2014 Toyota Corolla

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$8,411–$16,467 Inventory Prices
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Key Specs

of the 2014 Toyota Corolla. Base trim shown.

  • Body Type:
  • Combined MPG:
    31-35 Combined MPG
  • Engine:
    132-hp, 1.8-liter I-4 (regular gas)
  • Drivetrain:
    Front-wheel Drive
  • Transmission:
    6-speed manual w/OD
  • View more specs

Our Take

From the Cars.com Vehicle Test Team

The Good

  • Refined CVT
  • Fuel economy
  • Increased backseat legroom
  • Higher-quality interior materials
  • More appealing cabin design

The Bad

  • Firm ride
  • Too much wind and road noise
  • Small trunk with space-stealing hinges
  • Firm backseat

Notable Features of the 2014 Toyota Corolla

  • Fresh styling
  • New continuously variable automatic transmission
  • Available app integration with the Entune multimedia system
  • Fuel-efficient LE Eco model

2014 Toyota Corolla Road Test

Jennifer Geiger

If you're shopping in the compact-car class, fuel efficiency and affordability are most certainly among your top priorities. Toyota's redesigned compact sedan delivers both — as long as you're OK with a few tradeoffs in comfort.

The 2014 Toyota Corolla is a big improvement, but it ranks merely midpack against other compacts, especially in terms of cabin noise and ride quality.

Along with an exterior styling makeover, the 11th-generation Corolla gets a revised engine and a more upscale interior for 2014. Compare the 2013 model with the 2014 model here.

This is a big, busy class with plenty of solid contenders and a near-constant redesign schedule. The Corolla's main rivals include the Honda Civic, Hyundai Elantra and Ford Focus. Compare them here.

Exterior & Styling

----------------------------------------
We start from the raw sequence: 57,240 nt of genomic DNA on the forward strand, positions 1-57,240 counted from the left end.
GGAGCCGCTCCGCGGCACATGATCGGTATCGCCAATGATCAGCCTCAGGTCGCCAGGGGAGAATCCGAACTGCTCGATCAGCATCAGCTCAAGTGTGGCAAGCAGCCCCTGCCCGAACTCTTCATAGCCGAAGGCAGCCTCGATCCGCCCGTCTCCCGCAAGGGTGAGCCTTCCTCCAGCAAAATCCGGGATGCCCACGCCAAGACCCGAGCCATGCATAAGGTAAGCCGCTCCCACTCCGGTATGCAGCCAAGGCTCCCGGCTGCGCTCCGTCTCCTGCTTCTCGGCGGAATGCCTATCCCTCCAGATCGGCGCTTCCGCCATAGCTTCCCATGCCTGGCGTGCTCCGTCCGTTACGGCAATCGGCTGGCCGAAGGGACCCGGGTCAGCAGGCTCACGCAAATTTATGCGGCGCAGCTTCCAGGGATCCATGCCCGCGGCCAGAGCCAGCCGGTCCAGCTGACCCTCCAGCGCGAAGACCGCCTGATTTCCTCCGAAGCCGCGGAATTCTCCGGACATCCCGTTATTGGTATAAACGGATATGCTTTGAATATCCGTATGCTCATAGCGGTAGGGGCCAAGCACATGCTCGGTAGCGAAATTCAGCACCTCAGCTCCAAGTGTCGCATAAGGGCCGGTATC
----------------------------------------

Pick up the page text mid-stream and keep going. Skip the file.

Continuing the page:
For 2014, the Toyota Corolla pulled an automotive Miley Cyrus: Toyota took the sedan's exterior from Hannah Montana conservative to attention-grabbing starlet (unfortunately, Robin Thicke wasn't involved). Its standard LED-accented headlights, chiseled body lines and pumped-up grille make it the most dramatic-looking Corolla yet. In truth, however, any update would've elevated the 2013 version from the depths of its drabness.

Instantly apparent are cues Toyota borrowed from the Avalon large sedan (the grille and headlights specifically look familiar), and although the words "large sedan" don't usually convey excitement in the styling department, the effect w...

If you're shopping in the compact-car class, fuel efficiency and affordability are most certainly among your top priorities. Toyota's redesigned compact sedan delivers both — as long as you're OK with a few tradeoffs in comfort.

The 2014 Toyota Corolla is a big improvement, but it ranks merely midpack against other compacts, especially in terms of cabin noise and ride quality.

Along with an exterior styling makeover, the 11th-generation Corolla gets a revised engine and a more upscale interior for 2014. Compare the 2013 model with the 2014 model here.

This is a big, busy class with plenty of solid contenders and a near-constant redesign schedule. The Corolla's main rivals include the Honda Civic, Hyundai Elantra and Ford Focus. Compare them here.

Exterior & Styling
For 2014, the Toyota Corolla pulled an automotive Miley Cyrus: Toyota took the sedan's exterior from Hannah Montana conservative to attention-grabbing starlet (unfortunately, Robin Thicke wasn't involved). Its standard LED-accented headlights, chiseled body lines and pumped-up grille make it the most dramatic-looking Corolla yet. In truth, however, any update would've elevated the 2013 version from the depths of its drabness.

Instantly apparent are cues Toyota borrowed from the Avalon large sedan (the grille and headlights specifically look familiar), and although the words "large sedan" don't usually convey excitement in the styling department, the effect works on the Corolla. The sedan's fresh looks can't match the aggressive, sporty stance of the Kia Forte or the sweeping elegance of the Hyundai Elantra, but it can remove "boring" from its list of woes.

How It Drives
Although the old Toyota Corolla's lackluster looks are gone, a polished exterior can't hide an unpolished driving experience.

First, the hits: Toyota did a great job with the continuously variable automatic transmission. It feels more natural and refined than the units in the Subaru Impreza and Nissan Sentra. I drove the Corolla LE Eco model, and power delivery from the 140-horsepower, 1.8-liter four-cylinder was also quicker than the other two. Some CVTs in the class take their time building power and cause their engines to complain loudly, but Toyota's is both responsive and relatively quiet. It can get loud when pushed, but it's far from the biggest offender.